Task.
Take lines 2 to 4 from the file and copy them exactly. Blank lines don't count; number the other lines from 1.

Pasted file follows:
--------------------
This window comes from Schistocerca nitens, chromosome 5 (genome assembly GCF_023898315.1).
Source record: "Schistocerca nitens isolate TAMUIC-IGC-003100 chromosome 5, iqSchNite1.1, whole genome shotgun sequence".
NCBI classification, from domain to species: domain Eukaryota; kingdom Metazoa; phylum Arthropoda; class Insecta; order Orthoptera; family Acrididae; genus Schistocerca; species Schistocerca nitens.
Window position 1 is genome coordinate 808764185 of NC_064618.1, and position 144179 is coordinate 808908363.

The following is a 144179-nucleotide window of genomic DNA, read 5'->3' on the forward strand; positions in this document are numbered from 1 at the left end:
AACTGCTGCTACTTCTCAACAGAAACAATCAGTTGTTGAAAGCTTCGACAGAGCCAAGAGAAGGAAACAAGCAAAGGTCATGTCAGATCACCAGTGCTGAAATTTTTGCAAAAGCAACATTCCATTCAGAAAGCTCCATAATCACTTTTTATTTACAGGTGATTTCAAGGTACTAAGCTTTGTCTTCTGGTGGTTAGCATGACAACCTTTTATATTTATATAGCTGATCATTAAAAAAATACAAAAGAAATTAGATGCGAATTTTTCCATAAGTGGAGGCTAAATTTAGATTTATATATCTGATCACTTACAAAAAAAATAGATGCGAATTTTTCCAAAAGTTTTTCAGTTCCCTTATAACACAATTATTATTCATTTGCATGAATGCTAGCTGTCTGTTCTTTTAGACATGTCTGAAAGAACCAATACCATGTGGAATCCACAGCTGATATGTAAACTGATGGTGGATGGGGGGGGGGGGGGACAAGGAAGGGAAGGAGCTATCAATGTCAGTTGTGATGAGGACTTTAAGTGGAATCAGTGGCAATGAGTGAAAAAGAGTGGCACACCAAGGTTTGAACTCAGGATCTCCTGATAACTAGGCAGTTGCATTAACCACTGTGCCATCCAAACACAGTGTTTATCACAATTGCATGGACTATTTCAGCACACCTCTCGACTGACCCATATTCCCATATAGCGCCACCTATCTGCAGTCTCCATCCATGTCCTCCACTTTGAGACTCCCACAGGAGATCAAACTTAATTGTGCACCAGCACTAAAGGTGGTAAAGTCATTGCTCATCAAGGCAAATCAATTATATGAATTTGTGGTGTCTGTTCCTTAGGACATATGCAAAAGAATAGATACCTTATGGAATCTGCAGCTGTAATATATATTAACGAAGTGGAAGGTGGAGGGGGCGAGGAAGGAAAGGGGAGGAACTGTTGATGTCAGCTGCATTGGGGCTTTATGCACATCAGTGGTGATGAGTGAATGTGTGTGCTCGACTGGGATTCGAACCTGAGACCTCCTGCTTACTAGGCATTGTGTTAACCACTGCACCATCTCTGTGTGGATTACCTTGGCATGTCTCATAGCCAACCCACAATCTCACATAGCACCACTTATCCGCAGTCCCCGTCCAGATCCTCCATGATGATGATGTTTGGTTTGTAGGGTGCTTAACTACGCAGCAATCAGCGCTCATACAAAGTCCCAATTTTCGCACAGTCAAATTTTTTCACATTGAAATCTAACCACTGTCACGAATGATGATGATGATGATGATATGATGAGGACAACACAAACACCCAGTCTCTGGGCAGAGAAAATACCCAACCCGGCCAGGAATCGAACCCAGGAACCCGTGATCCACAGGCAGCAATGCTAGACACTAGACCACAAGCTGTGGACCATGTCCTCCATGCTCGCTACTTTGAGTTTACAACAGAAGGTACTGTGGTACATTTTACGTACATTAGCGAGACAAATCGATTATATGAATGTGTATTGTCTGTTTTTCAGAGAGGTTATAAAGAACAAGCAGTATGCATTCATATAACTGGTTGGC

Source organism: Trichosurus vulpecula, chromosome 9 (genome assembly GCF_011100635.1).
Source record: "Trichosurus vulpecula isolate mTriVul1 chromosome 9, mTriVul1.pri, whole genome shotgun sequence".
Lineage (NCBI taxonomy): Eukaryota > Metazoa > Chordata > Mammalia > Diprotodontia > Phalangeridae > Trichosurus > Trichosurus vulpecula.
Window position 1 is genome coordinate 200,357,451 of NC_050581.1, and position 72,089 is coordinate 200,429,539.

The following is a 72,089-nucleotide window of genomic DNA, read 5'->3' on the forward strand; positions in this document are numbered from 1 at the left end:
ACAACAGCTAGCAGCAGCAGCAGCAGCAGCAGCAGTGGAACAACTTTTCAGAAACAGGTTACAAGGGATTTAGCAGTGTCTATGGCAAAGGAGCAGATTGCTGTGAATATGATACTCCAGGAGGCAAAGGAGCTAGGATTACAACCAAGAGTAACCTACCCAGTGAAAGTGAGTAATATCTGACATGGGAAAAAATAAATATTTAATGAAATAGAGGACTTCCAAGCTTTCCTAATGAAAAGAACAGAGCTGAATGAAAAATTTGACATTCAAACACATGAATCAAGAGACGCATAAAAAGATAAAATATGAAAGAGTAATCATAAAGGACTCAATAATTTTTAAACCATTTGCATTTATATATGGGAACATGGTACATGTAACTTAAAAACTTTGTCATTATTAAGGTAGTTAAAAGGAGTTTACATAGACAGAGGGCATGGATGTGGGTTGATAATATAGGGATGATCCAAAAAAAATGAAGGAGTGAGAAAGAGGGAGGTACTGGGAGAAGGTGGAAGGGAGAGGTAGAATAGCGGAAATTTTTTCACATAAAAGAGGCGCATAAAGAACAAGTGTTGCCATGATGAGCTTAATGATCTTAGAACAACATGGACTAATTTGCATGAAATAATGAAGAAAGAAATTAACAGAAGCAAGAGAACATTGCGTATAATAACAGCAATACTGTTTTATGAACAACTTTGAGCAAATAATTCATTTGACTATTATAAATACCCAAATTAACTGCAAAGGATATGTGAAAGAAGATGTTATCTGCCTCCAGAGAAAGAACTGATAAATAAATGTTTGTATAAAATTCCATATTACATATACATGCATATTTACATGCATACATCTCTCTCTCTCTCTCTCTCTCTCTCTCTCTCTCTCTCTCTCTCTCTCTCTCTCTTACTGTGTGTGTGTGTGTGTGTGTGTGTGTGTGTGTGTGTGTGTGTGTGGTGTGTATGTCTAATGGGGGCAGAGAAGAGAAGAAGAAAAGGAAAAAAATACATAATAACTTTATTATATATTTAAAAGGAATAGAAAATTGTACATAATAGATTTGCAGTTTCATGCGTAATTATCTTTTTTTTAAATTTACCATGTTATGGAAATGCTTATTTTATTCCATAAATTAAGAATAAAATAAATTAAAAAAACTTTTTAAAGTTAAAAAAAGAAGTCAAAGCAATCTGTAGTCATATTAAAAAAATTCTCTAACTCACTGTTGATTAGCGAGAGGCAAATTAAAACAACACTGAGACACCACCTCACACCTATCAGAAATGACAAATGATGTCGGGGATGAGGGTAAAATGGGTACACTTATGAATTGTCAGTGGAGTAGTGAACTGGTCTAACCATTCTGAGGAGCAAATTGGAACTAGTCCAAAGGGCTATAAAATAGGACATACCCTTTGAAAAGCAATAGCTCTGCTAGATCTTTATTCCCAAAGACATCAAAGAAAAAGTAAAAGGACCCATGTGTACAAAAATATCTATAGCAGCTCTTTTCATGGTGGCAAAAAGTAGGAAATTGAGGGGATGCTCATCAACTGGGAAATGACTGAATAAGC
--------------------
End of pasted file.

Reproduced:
Source record: "Schistocerca nitens isolate TAMUIC-IGC-003100 chromosome 5, iqSchNite1.1, whole genome shotgun sequence".
NCBI classification, from domain to species: domain Eukaryota; kingdom Metazoa; phylum Arthropoda; class Insecta; order Orthoptera; family Acrididae; genus Schistocerca; species Schistocerca nitens.
Window position 1 is genome coordinate 808764185 of NC_064618.1, and position 144179 is coordinate 808908363.